- Julyan’s lessons reference Legends material: Admiral Screed, General Romodi (before his appearance in Rogue One), the Order of the Terrible Glare and the Empire’s campaigns in the Western Reaches. Much of this was taken from The Essential Guide to Warfare and additional material written for it. It seemed ready-made for Julyan’s teaching and unlikely to confine future storytelling, so why not use it?
- I invented the diplopod as a mount for Sarco Plank in The Weapon of a Jedi, only to see my beastie get subbed out in favor of the happabore, appearing as an Easter egg for The Force Awakens. I liked the critters, so I put them aside for some future project. The Secret Academy gave me an opportunity not just to use the diplopod but also to kill one in a gross way.
- I liked the bit where the Inquisitor invites Zare to come out of the weather and into the shelter of a stasis projector. In that context politeness seems decidedly menacing.
- Scaparus Port was fun to write – equal parts Treasure Island and some gloomy town out of Cthulhu, what with its salt-encrusted gloom and fisherfolk missing limbs and scarred by sucker marks. Arkanis is just a nasty place.
- Scaparus was the right place to bring back the jogan fruit, or more specifically its scent, which makes Zare remember Beck Ollet’s orchards on Lothal. Scent unlocking memory is a theme throughout Servants of the Empire, working up to its critical role in the climax. Here, it’s a heartening renewal of the connection between Zare and Merei that suggests their break might not be final after all.
- I never explicitly stated it, so I’ll leave it to Wookieepedia to work out the canonicity, but Gesaral Beta is supposed to be the planet where it rains razors of glass on Ania Solo in Dark Horse’s Legacy series.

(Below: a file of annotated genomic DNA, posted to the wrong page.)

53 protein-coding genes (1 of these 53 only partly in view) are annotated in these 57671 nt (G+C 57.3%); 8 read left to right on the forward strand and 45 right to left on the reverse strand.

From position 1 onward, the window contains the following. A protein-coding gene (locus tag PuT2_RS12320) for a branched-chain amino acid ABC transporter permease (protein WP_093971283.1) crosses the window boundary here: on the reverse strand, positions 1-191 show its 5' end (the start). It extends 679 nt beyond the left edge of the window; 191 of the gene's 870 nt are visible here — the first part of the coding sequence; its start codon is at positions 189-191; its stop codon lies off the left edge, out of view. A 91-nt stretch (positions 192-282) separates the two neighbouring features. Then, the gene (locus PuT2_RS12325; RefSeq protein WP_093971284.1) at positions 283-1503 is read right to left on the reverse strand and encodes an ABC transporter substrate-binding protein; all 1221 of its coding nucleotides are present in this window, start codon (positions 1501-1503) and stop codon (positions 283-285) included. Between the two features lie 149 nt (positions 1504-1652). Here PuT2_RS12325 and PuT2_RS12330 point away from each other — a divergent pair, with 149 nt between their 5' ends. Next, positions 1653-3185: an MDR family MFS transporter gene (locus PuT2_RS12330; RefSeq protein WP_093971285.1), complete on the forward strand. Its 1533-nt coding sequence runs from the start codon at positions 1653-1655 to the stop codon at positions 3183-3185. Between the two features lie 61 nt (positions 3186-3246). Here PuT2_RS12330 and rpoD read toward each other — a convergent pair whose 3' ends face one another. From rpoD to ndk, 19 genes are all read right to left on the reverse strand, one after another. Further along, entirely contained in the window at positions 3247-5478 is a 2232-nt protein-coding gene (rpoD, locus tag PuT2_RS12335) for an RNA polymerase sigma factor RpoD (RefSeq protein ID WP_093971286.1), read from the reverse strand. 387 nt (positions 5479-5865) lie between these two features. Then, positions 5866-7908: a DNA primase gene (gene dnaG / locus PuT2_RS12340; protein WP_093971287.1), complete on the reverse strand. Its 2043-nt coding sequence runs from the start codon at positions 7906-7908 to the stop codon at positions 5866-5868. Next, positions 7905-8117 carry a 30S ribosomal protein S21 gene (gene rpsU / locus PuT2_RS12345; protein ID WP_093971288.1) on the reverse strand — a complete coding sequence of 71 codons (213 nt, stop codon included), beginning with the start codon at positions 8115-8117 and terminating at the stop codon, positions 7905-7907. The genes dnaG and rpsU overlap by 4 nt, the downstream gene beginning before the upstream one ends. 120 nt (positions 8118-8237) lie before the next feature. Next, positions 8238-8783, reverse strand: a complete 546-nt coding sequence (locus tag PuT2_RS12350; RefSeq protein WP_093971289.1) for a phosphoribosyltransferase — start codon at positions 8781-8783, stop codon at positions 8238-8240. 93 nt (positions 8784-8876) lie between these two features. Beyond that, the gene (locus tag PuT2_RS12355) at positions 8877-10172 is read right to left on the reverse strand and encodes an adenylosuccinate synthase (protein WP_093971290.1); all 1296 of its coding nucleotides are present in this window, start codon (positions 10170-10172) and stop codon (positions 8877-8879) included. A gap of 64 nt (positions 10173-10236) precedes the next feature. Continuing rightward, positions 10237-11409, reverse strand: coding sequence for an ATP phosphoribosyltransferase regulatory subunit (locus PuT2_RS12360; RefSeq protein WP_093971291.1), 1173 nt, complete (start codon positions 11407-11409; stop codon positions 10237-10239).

- I enjoyed writing the demented beach scene with Hux and the cadets debating how to raise nerfs. The sea monster is an homage to the great Jack Vance, who imagined a similar predator in Ports of Call. (If you’ve never read Vance, fix that posthaste!) Note that Zare’s reaction to the nerf’s death is quite different than the casual cruelty shown by the other cadets.
- Sirpar was another attempt at a new setting. Its heavier-than-standard gravity is noted in Legends depictions of the planet; I added making the light so intense that the cadets had to take precautions against it. Light would vary dramatically from planet to planet, another Jack Vance idea I didn’t recall seeing in Star Wars. I decided to try it and liked the results.
- Note that the accident set to befall Penn Zarang will be dismissed as a “slight weapons malfunction.” I’m all for little nods like that as long as they don’t interrupt the story or distract a casual reader.
- Perhaps emboldened by my success tying the Commandant’s Cadets to The Force Awakens, I looked for an even stronger connection. Might Anya Razar and Captain Phasma be one and the same? I decided that was a dumb idea and never proposed it, but did suggest a scene with DDM-38 pushing a red-haired baby in some kind of space pram. Lucasfilm shot that down, and rightly so – less was more. There’s awesome fan art out there of a baby Hux in the arms of his creepy nanny droid, though.
- My original treatment had Zare, Chiron and Roddance all transferred to Arkanis as part of the “valedictorian” storyline. When that idea got abandoned I decided we’d explored that triangle sufficiently on Lothal, but did need to bring Chiron back for the finale. I liked dropping him into the middle of Zare’s dilemma about the Commandant’s Cadets as a tempting but dangerous lifeline. That was also a bit of misdirection: since Chiron can get into Area Null, he’s a potential route to Dhara that would let Zare escape having to kill Penn.
- We’ll see Cass again in A New Hope, as an aide aboard the Death Star.
Next time: Speaking Bocce and the Case of the Missing Bounty Hunter.